A new era in original, fantasy RP. Four populated nations surround the ruins at the center of the known world - each with their own, strong culture. This original tale is woven around lush forests, dangerous city slums, raging seas, and endless valleys. A writer's greatest adventure is an application away.
Be it advanced technology, a knightly order, the way of a hunter, or the strength of a gang as your shield.. the land's new-born darkness will tear away at anything in its path. Fight for the gods? Fight for you nation? Fight for yourself?
WHO WILL YOU BLAME.
That's right. Be wary. Each thread the desecrants show up in will have a maximum amount of players allowed to enter to fight it. Though they may not be defeated right away, you might make them think twice about facing mankind... and could very well find them somewhere else in the world later on trying to get better luck.
A competition has been set up to create your very own NPCs! Create up to five for around the world of From Dust and you have a chance to get them accepted into the site's beastiary! This expands on our member-created base as an original site, so have at it!
Post by William Tenacar on Jul 12, 2014 22:57:52 GMT -6
William took the sword, gingerly, as he looked at it. “What in the world have you done to her,” he demanded, though the question was obviously rhetorical as he continued before he could answer. “I understand the need to work on one at a time but, at least, let me see what I have to work with as far as that knife of yours goes. I won’t take it, yet, but just let me take a look at it. I’ll be able to give you a full estimate of time for the both of them and tell you which one will take the least amount of time, that way I can get that one out of the way, first. I don’t want to wake you in the middle of the night just to switch blades.”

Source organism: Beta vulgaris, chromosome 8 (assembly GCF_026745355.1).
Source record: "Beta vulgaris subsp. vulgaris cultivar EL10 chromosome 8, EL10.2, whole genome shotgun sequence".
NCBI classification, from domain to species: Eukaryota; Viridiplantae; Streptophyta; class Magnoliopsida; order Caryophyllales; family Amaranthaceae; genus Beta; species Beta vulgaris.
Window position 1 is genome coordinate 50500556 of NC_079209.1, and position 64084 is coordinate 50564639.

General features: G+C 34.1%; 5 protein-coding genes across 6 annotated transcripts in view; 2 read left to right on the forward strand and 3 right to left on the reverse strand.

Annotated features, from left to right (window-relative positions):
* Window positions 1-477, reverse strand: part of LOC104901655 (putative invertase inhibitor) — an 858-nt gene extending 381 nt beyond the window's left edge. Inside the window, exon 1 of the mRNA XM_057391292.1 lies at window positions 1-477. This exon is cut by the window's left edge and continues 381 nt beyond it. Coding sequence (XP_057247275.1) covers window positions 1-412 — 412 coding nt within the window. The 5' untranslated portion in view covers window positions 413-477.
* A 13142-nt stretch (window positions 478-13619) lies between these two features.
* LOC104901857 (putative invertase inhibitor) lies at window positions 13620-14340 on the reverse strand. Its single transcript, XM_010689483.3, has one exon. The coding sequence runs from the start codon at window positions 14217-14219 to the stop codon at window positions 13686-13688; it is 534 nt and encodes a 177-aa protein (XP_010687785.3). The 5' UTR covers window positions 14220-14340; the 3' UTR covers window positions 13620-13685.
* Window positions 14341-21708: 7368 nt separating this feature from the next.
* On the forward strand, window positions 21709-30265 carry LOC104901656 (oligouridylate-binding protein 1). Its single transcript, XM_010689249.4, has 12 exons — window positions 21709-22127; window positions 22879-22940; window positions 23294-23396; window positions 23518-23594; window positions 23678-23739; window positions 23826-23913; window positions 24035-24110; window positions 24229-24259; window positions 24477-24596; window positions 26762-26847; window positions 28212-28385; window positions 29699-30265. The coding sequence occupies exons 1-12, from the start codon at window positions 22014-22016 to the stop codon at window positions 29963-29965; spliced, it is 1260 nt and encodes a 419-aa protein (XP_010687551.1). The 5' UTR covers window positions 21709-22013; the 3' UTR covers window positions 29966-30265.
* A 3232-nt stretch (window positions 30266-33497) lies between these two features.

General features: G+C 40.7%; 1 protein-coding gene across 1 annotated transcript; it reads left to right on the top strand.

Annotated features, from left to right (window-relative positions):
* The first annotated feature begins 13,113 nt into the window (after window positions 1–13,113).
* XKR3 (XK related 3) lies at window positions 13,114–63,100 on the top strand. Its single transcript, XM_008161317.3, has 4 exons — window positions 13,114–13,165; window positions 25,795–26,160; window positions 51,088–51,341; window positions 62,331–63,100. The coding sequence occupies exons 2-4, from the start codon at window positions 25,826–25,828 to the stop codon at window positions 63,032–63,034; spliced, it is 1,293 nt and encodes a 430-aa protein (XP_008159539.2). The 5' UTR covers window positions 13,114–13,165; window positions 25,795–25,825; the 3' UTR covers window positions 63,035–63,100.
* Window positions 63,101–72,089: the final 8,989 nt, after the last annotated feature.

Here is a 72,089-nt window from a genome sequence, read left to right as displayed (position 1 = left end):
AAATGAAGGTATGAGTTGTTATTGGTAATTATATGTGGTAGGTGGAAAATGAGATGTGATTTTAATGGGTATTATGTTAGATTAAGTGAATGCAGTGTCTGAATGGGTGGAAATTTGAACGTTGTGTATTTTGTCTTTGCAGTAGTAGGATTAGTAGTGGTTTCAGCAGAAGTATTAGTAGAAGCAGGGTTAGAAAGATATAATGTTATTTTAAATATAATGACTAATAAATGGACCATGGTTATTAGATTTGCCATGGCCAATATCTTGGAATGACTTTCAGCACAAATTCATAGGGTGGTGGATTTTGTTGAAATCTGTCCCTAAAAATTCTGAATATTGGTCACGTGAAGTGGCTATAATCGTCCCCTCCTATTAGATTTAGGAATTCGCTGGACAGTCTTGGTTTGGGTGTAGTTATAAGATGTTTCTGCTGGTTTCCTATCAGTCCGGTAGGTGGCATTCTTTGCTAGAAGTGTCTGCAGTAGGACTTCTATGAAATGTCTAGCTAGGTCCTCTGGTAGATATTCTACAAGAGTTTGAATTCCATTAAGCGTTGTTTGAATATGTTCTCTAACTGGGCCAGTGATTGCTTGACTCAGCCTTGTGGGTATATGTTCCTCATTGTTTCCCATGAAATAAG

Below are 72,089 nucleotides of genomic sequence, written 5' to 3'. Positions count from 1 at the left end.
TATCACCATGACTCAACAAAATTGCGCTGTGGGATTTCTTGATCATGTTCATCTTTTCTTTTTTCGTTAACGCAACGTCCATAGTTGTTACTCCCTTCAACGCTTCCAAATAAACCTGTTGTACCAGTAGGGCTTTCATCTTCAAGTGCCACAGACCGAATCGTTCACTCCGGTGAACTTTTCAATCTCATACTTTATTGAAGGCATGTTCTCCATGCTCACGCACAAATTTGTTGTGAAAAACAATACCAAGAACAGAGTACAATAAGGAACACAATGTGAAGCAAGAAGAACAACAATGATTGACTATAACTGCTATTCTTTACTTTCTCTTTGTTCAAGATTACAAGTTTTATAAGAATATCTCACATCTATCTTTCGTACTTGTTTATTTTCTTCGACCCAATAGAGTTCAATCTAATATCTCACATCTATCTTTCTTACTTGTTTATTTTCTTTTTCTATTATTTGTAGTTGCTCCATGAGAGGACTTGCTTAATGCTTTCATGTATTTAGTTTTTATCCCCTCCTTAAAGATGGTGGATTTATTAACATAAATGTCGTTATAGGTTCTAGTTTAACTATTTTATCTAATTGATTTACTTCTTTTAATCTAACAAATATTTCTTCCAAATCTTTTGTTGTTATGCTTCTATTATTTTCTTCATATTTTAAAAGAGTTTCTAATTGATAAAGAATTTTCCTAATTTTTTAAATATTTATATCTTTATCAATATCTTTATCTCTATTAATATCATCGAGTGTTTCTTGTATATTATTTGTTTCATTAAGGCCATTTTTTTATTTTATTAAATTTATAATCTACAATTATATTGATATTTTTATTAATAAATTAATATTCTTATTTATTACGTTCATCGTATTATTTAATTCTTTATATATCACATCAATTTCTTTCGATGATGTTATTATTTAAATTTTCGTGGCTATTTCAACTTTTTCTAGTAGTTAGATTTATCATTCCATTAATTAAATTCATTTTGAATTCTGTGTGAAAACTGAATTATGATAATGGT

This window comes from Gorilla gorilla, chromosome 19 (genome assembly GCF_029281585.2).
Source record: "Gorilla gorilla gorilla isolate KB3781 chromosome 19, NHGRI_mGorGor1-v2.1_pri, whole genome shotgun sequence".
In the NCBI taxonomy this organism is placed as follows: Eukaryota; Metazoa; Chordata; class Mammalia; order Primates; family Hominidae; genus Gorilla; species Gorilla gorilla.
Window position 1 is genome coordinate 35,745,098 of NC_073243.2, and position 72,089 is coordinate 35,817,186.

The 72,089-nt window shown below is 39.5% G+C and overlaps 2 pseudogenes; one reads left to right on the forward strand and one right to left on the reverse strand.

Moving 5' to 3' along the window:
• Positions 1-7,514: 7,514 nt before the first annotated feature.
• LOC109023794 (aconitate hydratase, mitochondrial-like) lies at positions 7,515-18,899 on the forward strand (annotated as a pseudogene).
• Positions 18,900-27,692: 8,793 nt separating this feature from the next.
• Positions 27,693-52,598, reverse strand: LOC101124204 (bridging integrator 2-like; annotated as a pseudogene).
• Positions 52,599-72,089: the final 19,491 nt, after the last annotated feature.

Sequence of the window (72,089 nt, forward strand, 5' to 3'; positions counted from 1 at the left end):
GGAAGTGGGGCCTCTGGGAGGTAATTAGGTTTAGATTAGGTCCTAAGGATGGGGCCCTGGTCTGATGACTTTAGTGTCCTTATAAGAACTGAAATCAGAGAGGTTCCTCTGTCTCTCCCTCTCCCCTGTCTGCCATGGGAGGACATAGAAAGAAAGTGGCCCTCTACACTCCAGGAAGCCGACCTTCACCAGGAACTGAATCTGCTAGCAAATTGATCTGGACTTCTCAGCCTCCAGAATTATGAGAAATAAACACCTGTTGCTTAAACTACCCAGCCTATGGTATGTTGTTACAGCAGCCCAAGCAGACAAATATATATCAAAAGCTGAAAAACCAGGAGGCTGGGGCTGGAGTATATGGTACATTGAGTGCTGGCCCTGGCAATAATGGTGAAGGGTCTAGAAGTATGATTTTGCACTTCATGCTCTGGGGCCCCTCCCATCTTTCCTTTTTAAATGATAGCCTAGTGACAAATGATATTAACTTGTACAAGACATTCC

With that, he walked over to a workbench and lay the sword down on it and beckoned the man over. “Come over here and lay them both down on this workbench, here. You can stay by them as we talk in time and I get the necessary things together for the repairs. I can already tell you this sword is going to take, at least, 10 hours of work to completely reforge it, as it needs. There are so many nicks and weak spots exposed in it that a reforging is the best option.” He moved around and got out a dye that he used to check against the sword. He nodded his satisfaction at the fit before looking up at him. “Lay the knife down so I can examine it more closely. With the Gods as my witness, I promise no harm can or will come to you while you are in my workshop.”
Post by Gareth MacKay on Jul 13, 2014 16:19:30 GMT -6
“I was using it,” Gareth said, quick to strip his weapon of any personification now. It was an unnecessary attachment to a tool, he supposed. But that sword had been with him longer than any family or friend, and was less fickle about the company it kept than they often were. When Will asked to see his knife, Gareth reflexively grabbed it from the hilt on his left side with his left hand. It was a small, unassuming thing—a hilt made with cheap steel whose only defense against a stray sword strike was a thin, circular cross-guard that wrapped around the weapon and the swordsman’s own parrying ability. Only one edge had been forged to kill while the other was neglected to pacifism. Its modesty concealed the familiar effectiveness that Gareth had accumulated with the weapon.
But in all of its imperfections, Gareth’s hand felt comfortable on that worn grip. It was the gentle touch of a brother that kept him calm and sane. He could always see himself reflected in the blade: utility without pomp and circumstance. He had had the knife for as long as he could remember, and as a testament to his burns and his character, it had been his longest friend. His reluctance was fear and his widened eyes showed that quite well.